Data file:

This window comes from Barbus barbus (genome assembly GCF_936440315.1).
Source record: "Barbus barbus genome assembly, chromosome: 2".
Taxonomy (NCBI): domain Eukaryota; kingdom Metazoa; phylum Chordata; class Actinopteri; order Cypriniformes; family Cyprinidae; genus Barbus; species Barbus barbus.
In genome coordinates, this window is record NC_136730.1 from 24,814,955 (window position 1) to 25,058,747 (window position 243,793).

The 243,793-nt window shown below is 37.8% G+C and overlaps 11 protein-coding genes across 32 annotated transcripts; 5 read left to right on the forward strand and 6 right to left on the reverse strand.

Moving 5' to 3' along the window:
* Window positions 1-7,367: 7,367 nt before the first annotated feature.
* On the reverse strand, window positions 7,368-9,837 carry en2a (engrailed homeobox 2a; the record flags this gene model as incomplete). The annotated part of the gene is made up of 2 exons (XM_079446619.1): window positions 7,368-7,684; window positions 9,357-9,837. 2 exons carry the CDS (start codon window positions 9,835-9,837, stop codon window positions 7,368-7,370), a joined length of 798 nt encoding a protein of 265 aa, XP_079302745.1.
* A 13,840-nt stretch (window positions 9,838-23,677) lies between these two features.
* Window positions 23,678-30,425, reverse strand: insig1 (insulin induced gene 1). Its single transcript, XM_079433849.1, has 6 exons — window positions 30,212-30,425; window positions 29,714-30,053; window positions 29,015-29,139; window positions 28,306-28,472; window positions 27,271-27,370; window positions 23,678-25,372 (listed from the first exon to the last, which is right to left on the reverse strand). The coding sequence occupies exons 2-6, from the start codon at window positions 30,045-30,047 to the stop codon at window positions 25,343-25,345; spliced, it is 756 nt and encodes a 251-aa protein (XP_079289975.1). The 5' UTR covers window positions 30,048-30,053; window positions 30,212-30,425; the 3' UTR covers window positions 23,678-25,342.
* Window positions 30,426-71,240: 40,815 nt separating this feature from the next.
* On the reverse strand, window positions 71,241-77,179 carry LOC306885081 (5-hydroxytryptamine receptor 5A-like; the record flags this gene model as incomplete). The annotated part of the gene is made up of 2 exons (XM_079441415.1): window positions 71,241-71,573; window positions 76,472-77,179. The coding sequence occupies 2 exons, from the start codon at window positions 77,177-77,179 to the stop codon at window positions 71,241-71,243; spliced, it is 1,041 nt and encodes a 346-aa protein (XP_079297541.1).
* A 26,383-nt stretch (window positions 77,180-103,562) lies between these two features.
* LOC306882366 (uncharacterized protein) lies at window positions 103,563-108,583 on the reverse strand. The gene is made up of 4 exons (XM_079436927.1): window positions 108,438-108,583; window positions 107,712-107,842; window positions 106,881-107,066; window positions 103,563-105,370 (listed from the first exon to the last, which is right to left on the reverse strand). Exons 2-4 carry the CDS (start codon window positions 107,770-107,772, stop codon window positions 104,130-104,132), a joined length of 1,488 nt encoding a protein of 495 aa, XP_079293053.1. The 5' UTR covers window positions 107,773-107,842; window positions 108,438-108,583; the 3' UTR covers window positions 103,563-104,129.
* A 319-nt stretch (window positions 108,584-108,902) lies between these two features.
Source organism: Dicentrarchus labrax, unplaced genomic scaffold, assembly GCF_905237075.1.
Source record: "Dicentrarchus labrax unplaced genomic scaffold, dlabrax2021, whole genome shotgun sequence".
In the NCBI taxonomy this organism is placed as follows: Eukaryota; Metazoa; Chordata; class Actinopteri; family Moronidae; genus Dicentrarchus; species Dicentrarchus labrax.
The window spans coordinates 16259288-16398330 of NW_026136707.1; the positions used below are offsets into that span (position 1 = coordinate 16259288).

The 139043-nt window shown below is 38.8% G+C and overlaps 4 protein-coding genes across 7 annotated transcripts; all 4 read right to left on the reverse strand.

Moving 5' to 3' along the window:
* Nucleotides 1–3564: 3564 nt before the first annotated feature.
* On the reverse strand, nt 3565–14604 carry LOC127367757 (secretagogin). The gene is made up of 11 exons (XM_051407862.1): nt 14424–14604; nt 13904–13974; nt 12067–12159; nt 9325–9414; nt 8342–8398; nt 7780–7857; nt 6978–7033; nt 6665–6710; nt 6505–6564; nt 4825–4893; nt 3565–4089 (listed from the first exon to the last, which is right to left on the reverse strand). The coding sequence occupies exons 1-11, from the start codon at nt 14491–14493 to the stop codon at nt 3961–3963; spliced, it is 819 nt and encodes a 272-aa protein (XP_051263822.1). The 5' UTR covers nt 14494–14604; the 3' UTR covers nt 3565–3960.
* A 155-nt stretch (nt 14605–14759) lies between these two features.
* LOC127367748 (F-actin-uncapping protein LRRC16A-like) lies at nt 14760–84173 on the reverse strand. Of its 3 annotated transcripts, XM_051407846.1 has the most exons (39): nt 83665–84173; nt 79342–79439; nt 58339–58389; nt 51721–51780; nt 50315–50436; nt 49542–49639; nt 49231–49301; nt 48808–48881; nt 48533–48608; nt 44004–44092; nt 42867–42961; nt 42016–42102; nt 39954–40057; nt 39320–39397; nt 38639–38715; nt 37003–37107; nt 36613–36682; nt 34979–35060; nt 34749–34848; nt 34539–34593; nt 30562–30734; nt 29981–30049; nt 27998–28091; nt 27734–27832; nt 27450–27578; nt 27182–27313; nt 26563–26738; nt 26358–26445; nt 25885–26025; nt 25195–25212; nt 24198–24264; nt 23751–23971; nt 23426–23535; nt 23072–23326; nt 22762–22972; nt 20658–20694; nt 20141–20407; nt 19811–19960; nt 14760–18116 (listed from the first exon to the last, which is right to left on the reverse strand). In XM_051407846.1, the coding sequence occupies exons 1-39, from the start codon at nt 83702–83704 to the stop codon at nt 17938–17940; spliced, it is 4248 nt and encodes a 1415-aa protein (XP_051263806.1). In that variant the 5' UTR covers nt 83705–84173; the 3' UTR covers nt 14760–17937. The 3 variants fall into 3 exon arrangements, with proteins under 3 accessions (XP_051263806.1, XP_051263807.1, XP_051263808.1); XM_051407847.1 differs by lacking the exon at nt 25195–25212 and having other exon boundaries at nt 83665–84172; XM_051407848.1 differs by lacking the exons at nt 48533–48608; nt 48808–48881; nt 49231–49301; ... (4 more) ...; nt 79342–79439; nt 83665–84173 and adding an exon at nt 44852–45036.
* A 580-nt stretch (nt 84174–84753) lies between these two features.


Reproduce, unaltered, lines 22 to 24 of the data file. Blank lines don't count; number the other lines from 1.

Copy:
* Nucleotides 1–3564: 3564 nt before the first annotated feature.
* On the reverse strand, nt 3565–14604 carry LOC127367757 (secretagogin). The gene is made up of 11 exons (XM_051407862.1): nt 14424–14604; nt 13904–13974; nt 12067–12159; nt 9325–9414; nt 8342–8398; nt 7780–7857; nt 6978–7033; nt 6665–6710; nt 6505–6564; nt 4825–4893; nt 3565–4089 (listed from the first exon to the last, which is right to left on the reverse strand). The coding sequence occupies exons 1-11, from the start codon at nt 14491–14493 to the stop codon at nt 3961–3963; spliced, it is 819 nt and encodes a 272-aa protein (XP_051263822.1). The 5' UTR covers nt 14494–14604; the 3' UTR covers nt 3565–3960.
* A 155-nt stretch (nt 14605–14759) lies between these two features.